Q: I qualified as a social worker in 2000 and became a senior care officer in a large local authority. In 2004 I was assaulted at work and received a back injury, and ended up leaving work on health grounds. I am now looking to return to work as a social worker but am concerned about my length of absence and previous job title.
A: I wouldn’t worry at all about your previous job title. Descriptions of fundamentally similar jobs in different authorities vary enormously, and in any case few of them give any indication of what the job is all about.
For this reason, when you are applying for jobs it’s a good idea (space permitting) to give a succinct description of your main responsibilities in your old post. The trick is to make it pertinent to the job you are applying for. So, if managing other social workers or being a mentor is a feature of the role, play up your previous management experience. If there isn’t space on the application form, use one of the narrative boxes, or supply a covering letter which translates your previous experience and skills developed to fit the new specification.
If your concern is that the new role primarily carries a caseload and doesn’t draw upon your management skills, you need to make your previous casework experience the focus of your application. If you haven’t had any, or it isn’t recent enough, you should look at doing some training to update your skills and knowledge. The golden rule when applying for any new job, whether or not you’ve had a gap in employment, is to at least be absolutely on top of any recent policy and practice developments.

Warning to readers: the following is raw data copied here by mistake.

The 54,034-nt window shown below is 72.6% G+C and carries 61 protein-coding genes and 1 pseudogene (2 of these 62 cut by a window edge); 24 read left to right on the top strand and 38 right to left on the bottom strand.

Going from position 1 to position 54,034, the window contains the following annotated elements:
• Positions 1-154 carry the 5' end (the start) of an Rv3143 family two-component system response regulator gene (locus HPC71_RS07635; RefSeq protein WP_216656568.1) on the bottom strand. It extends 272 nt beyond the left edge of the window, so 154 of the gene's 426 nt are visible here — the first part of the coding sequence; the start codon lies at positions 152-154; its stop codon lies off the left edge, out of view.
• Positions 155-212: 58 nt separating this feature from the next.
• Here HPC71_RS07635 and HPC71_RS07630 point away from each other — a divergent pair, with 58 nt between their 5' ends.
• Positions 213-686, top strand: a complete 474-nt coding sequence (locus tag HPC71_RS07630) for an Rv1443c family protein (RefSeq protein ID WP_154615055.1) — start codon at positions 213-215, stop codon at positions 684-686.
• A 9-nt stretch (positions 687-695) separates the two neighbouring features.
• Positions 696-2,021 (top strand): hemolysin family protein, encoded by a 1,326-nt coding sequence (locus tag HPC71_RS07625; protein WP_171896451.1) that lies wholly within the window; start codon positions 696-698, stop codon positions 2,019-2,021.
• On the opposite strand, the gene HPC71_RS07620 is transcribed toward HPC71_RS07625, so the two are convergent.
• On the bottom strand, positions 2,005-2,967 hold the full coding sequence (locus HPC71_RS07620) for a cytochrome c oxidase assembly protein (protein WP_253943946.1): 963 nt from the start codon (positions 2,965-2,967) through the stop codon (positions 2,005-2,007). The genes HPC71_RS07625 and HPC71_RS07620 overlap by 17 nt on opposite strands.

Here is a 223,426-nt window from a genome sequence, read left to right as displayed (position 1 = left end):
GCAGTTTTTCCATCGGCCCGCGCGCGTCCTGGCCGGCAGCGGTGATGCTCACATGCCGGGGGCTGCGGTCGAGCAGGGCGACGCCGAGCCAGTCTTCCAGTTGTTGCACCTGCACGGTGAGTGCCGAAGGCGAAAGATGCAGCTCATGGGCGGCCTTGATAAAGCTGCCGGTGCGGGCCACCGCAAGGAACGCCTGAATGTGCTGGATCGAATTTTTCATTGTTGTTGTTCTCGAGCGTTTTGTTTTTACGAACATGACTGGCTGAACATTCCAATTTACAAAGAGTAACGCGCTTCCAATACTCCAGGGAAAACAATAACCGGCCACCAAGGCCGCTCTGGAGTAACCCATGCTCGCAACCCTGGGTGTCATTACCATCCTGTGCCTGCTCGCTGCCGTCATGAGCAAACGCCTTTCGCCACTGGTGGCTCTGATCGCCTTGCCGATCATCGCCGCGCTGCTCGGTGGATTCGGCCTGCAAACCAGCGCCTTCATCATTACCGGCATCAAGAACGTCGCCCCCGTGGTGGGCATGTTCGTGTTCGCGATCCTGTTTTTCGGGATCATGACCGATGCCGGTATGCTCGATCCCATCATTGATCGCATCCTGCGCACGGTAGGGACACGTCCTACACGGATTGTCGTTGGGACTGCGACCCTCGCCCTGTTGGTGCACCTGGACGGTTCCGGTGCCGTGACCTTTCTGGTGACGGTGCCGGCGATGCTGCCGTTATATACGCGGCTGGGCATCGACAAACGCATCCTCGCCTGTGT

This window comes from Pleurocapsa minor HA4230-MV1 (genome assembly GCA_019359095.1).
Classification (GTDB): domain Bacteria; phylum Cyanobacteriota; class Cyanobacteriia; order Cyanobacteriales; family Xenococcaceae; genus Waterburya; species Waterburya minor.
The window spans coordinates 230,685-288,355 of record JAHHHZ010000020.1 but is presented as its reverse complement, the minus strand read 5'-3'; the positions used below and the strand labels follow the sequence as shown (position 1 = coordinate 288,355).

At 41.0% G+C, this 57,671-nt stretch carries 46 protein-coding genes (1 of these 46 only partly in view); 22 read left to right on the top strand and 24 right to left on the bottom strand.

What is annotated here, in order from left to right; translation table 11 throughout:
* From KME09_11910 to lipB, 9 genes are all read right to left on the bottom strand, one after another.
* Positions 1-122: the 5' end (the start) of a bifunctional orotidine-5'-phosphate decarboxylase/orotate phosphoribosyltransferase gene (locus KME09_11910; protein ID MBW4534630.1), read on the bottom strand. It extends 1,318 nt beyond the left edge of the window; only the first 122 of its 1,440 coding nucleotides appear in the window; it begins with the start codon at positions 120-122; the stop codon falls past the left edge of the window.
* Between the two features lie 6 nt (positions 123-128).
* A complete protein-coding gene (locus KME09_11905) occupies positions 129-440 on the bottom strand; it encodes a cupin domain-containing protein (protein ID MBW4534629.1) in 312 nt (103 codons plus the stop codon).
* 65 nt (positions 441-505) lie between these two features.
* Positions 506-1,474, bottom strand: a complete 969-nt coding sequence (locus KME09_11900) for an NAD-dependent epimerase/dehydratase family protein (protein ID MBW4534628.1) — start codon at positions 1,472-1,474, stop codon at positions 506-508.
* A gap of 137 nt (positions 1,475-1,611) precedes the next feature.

The other issue is your health. You don’t specify whether the assault was by a service user, colleague or member of the public, and perhaps it doesn’t matter. But perhaps it does.
As an employer, I would want to reassure myself that you were fully recovered and fit for work. I would, of course, be happy to provide any (reasonable) aids and adaptations, not just to satisfy disability discrimination legislation but because it makes good employment sense to help you focus on your work rather than on an uncomfortable work station.
You could expect an interview question around the incident and how much closure has been achieved in case any non-mechanical adaptations need to be considered – for example, no lone-working.
You also referred to leaving work on health grounds but don’t specify whether this was on the grounds of capacity or ill health retirement. Capacity is where your health was deemed unlikely to improve sufficiently in the near future to be able to return to your job, or to be redeployed in an alternative one. Ill-health retirement carries the same judgement, but says it is a permanent feature and can therefore release your pension early. Under the latter, you aren’t banned from working ever again, but the pre-employment occupational health screening will be very thorough and you would need to check with your pension administrator what the situation is regarding that.
Alison Sanger is a social care HR consultant
We want to publish your advice too. Please send your comments to firstname.lastname@example.org by 24 September.
4 October question
I have seen an advert for a job in a neighbouring authority but know that if I apply for it my current boss will find out as she knows various people who work there. I don’t want to miss this opportunity, but equally don’t want to make my life hell if I don’t get the job and have to stay put with everyone knowing I tried to leave. What should I do?
We will answer this question in the 4 October issue of Community Care.
Do you have your own career dilemma? Send your comments or questions for consideration by our HR expert and your peers to email@example.com